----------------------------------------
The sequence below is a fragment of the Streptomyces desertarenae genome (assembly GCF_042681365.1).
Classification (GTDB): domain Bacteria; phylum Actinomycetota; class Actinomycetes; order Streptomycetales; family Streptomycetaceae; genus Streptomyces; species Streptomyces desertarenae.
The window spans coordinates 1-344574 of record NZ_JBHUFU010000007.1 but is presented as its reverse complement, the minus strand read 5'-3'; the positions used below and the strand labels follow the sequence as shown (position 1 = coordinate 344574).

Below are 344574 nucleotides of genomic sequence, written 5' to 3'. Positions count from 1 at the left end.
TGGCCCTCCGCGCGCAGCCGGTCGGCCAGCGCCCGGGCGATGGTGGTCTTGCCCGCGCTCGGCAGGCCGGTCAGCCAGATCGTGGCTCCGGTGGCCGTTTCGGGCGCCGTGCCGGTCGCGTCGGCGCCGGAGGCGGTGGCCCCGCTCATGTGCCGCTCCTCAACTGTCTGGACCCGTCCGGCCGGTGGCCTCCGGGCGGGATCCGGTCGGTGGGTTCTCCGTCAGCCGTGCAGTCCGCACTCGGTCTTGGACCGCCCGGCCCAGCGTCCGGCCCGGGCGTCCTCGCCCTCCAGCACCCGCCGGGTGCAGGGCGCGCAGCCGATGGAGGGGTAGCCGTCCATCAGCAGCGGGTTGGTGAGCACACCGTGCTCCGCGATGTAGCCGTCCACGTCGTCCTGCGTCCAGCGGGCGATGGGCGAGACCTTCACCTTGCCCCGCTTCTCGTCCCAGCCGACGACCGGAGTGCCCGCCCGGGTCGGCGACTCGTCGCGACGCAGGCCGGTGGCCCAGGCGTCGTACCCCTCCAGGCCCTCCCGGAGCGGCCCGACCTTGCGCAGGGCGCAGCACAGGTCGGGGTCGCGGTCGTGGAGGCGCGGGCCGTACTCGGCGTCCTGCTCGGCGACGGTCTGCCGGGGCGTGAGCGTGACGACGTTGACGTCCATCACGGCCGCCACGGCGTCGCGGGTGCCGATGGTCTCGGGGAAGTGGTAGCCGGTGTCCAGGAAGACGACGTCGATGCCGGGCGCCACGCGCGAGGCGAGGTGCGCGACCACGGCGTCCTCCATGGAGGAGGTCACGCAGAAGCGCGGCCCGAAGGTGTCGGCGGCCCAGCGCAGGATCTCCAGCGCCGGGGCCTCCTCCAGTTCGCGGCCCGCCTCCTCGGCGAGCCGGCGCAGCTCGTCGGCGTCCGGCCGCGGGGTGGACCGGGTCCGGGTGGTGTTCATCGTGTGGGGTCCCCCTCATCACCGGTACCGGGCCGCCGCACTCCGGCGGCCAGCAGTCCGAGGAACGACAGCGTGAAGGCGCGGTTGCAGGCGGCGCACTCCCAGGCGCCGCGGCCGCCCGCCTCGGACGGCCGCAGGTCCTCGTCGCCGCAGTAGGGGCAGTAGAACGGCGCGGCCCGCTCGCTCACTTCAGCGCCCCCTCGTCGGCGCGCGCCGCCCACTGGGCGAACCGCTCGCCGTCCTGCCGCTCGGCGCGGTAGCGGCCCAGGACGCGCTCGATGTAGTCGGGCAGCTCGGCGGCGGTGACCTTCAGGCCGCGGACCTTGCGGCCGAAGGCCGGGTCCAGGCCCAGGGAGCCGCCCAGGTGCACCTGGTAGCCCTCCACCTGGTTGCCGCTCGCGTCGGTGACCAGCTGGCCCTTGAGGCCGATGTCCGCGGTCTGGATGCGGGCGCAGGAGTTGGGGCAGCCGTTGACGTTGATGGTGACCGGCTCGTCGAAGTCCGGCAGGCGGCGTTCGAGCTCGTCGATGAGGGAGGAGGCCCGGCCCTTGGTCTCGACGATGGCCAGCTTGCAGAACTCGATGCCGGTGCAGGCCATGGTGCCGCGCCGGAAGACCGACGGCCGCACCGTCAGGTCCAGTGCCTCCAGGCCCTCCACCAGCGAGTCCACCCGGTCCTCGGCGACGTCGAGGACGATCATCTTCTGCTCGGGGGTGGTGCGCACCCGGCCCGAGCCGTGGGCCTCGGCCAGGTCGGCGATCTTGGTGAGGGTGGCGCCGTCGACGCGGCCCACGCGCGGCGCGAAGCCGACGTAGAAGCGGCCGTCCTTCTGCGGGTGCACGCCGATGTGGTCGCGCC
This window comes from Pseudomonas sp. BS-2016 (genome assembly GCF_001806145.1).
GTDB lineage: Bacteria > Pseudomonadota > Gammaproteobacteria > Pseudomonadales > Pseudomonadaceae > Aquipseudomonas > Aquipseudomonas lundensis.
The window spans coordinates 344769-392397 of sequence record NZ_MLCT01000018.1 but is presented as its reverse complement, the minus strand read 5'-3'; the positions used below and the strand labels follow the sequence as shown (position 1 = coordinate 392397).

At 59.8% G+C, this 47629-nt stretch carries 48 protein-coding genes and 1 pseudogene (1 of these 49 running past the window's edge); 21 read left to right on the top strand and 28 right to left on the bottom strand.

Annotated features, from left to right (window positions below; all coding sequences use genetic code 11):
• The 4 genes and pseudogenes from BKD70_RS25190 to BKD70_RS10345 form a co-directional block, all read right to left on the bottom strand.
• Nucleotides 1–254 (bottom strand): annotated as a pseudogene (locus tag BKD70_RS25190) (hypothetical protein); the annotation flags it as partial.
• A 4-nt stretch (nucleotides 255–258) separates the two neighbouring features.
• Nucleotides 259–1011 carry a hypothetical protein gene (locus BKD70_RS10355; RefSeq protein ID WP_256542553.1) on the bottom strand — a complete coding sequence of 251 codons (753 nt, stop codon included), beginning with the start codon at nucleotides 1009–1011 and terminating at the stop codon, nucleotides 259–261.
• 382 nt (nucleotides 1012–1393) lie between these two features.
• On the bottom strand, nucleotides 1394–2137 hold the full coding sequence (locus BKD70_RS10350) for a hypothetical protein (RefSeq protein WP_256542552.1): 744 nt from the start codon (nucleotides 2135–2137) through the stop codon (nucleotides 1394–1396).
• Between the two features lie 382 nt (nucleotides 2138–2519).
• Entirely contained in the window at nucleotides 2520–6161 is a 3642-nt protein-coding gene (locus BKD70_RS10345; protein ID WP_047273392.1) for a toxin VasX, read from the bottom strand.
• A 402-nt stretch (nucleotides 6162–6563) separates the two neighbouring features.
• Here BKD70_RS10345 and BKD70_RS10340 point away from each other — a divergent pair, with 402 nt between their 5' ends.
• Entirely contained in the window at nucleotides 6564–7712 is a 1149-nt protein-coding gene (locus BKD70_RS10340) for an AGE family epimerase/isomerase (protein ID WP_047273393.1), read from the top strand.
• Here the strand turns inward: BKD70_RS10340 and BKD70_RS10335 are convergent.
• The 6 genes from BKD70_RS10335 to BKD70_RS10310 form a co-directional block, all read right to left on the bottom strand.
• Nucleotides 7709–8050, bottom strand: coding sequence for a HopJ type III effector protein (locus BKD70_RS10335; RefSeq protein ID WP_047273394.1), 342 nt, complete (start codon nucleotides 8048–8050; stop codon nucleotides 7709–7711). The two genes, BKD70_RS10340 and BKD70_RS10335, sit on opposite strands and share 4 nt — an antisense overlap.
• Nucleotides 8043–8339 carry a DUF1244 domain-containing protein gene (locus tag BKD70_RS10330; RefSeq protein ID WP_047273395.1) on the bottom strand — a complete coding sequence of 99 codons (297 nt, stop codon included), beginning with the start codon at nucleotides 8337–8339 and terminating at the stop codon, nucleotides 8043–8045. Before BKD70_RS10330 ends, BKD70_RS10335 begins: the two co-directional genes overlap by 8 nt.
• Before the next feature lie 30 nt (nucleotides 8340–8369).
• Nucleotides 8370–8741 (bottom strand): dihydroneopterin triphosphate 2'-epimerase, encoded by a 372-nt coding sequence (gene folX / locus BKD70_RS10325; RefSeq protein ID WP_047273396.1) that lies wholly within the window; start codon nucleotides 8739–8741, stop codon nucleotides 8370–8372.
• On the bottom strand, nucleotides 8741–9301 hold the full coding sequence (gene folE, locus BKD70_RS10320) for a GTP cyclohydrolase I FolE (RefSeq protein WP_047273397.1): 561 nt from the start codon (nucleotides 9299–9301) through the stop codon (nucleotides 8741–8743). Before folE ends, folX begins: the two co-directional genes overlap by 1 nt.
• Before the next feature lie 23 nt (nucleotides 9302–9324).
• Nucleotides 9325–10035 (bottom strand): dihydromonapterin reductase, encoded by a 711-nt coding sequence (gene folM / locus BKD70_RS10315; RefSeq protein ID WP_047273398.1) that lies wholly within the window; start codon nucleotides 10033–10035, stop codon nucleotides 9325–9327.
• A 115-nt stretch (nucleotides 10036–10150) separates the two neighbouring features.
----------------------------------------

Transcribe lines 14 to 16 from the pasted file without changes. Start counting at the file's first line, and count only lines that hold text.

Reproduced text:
• Nucleotides 259–1011 carry a hypothetical protein gene (locus BKD70_RS10355; RefSeq protein ID WP_256542553.1) on the bottom strand — a complete coding sequence of 251 codons (753 nt, stop codon included), beginning with the start codon at nucleotides 1009–1011 and terminating at the stop codon, nucleotides 259–261.
• 382 nt (nucleotides 1012–1393) lie between these two features.
• On the bottom strand, nucleotides 1394–2137 hold the full coding sequence (locus BKD70_RS10350) for a hypothetical protein (RefSeq protein WP_256542552.1): 744 nt from the start codon (nucleotides 2135–2137) through the stop codon (nucleotides 1394–1396).